On March 24, the Egyptian Prime Minister Mostafa Madbouly announced a series of measures to counter the threat of the COVID-19 pandemic. These included a two-week curfew from 8 p.m. to 6 a.m., punishable with a four-thousand Egyptian pound fine.  The curfew was preceded by decisions to close all places of worship, schools, and universities, as well as measures to restrict public sector employees to essential staff. However, on April 2, a spokesperson for the ministry of housing announced the lifting of these measures beginning on April 4 for the construction sector, which employs four million workers.  Such an exception considerably reduces the effectiveness of the imposed restrictions. The government previously announced on March 22 an economic stimulus, including a three percent reduction of interest rates, capital gains tax breaks for foreigners, capital gains tax payment deferrals for residents until the beginning of 2022, and the provision of one hundred billion pounds to support the private industrial sector.

These initiatives, however, fail to address the economic and social structural weaknesses that position Egypt to be especially vulnerable to a viral outbreak. Such inadequacies stem from the prioritization of military spending in 2015.  During this year, Egypt was the second-largest importer of weapons among developing countries, with imports reaching 11.9 billion USD. This trend continued into 2020, as Egypt is currently in the process of negotiating a 9.8 billion USD arms deal with Italy that is due to be announced on April 25, the anniversary of Sinai’s liberation. The government’s economic reform has been driven by fiscal discipline and a reduction in government spending, which led to increased levels of poverty and weaker local demand. Such effects on consumers negatively limit the prospects of private sector growth, making the economy even more susceptible to shocks.

Moreover, the Egyptian health care system’s chronic underfunding and fragility have become abundantly clear. For example, the percentage of health care spending witnessed a steady decline from 6.7 percent in 2000 to 4.2 percent in 2016. In the 2018-2019 fiscal year, health care expenditures totalled to 25 dollars per citizen, an alarmingly low amount compared to the global average of one thousand dollars. This reduction will likely limit the healthcare system’s ability to handle the large influx of patients expected in the case of a pandemic. Even more, there is a severe shortage of ICU beds.  Egypt has only one bed per 813 citizens—Italy, whose health system is on the verge of collapse, has one bed per 363 citizens. Such a deficit is compounded by a severe shortage of medical staff. In 2019, the decline of ICU nurses reached 55 percent. As for physicians, 120,000 out of 220,000 locally-trained and educated doctors have left the country for employment abroad, a result of the health system’s poor conditions compensation.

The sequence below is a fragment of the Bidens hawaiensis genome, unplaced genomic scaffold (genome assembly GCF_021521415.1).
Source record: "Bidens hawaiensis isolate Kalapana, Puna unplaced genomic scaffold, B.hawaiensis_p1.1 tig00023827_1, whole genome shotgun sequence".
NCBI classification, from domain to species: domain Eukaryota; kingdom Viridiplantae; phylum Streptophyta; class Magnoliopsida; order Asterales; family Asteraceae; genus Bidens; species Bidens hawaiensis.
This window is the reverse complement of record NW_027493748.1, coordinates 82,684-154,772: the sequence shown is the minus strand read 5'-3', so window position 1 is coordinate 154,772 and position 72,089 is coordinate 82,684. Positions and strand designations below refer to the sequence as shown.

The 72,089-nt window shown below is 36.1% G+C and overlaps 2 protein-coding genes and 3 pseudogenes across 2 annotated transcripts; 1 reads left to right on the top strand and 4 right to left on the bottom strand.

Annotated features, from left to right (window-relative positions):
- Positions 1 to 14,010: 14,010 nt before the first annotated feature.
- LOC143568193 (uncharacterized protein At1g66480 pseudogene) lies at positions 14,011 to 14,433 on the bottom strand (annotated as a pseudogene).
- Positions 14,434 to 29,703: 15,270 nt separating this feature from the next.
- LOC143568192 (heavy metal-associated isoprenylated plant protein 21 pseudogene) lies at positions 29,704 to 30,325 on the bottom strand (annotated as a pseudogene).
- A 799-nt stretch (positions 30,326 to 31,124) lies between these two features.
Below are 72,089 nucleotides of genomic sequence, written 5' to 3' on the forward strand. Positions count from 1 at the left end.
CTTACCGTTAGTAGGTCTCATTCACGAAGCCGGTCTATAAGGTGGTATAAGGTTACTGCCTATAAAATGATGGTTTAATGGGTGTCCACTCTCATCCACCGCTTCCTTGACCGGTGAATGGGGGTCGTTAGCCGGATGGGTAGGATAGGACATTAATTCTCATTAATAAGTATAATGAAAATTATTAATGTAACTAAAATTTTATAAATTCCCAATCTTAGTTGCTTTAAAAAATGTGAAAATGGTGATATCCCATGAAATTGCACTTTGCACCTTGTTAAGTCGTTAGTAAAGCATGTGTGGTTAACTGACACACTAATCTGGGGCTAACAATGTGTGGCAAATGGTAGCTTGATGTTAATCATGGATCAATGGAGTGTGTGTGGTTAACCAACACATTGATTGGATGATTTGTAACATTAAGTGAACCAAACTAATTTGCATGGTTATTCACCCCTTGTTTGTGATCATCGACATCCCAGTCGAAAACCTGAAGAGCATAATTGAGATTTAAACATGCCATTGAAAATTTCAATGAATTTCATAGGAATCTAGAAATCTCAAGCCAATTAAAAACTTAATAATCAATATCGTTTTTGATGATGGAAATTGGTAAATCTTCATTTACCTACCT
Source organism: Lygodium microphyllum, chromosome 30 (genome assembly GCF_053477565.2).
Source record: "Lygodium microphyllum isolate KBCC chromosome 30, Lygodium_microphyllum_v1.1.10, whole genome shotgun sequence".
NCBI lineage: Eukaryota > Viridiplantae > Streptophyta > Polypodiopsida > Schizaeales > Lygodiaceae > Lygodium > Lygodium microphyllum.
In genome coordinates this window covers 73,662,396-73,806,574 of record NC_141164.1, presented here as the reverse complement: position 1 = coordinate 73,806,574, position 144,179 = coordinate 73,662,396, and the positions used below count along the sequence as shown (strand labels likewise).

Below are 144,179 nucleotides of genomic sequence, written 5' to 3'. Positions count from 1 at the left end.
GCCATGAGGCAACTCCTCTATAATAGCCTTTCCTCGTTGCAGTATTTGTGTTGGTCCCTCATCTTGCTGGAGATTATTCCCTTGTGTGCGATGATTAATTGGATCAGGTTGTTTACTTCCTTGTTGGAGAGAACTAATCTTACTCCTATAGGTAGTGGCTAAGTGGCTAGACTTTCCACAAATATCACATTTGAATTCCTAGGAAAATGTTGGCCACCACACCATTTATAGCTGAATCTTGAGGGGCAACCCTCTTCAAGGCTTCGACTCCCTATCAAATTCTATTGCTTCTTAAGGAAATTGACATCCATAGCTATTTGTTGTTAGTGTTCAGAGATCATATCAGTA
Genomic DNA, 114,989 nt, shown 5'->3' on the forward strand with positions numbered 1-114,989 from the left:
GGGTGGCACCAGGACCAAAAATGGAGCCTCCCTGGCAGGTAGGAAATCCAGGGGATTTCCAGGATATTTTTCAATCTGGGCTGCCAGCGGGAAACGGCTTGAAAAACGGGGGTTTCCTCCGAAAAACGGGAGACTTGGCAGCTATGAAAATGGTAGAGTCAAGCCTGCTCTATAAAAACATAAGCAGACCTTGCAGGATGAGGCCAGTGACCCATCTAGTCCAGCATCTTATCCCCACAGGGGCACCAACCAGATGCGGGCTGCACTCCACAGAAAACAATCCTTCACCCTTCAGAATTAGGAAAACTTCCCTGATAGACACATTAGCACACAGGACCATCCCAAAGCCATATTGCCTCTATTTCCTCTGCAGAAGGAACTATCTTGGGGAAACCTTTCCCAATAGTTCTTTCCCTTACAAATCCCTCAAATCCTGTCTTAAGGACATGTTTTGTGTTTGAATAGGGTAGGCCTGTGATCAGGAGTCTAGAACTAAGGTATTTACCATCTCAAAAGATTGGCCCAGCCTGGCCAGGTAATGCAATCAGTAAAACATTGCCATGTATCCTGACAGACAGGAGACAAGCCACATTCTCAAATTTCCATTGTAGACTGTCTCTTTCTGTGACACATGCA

Other hurdles facing the Egyptian government’s response to the crisis are the labor force and social welfare policies. The informal sector has reached an unprecedented level of predominance, which the Vice President of the Federation of Industries Tarek Tawfik has estimated to comprise over 50 percent of the economy in April 2019. The low level of participation in social security, which reached 48.1 percent in the total economy only adds to the challenges facing the economy. The percentage of social security participation significantly dropped in the private sector, amounting to  9.6 percent as of October 2019. Even more, 29.2 percent of the labor forces works as temporary labor. In order to address some of these concerns, the parliament passed a law that provides unemployment benefits of 75 percent of an individual’s original salary for the first three months. Over the subsequent weeks, the benefits are reduced to 45 percent. However, this law would not apply to the majority of the Egyptian labor force, as most of them are in the informal sector, do not pay into social security, or are mostly working temporary jobs. The government’s ability to provide support to those that are most likely to lose their jobs is thus severely limited. As such, the decision to impose a complete lockdown would result in considerable economic hardships and possible unrest.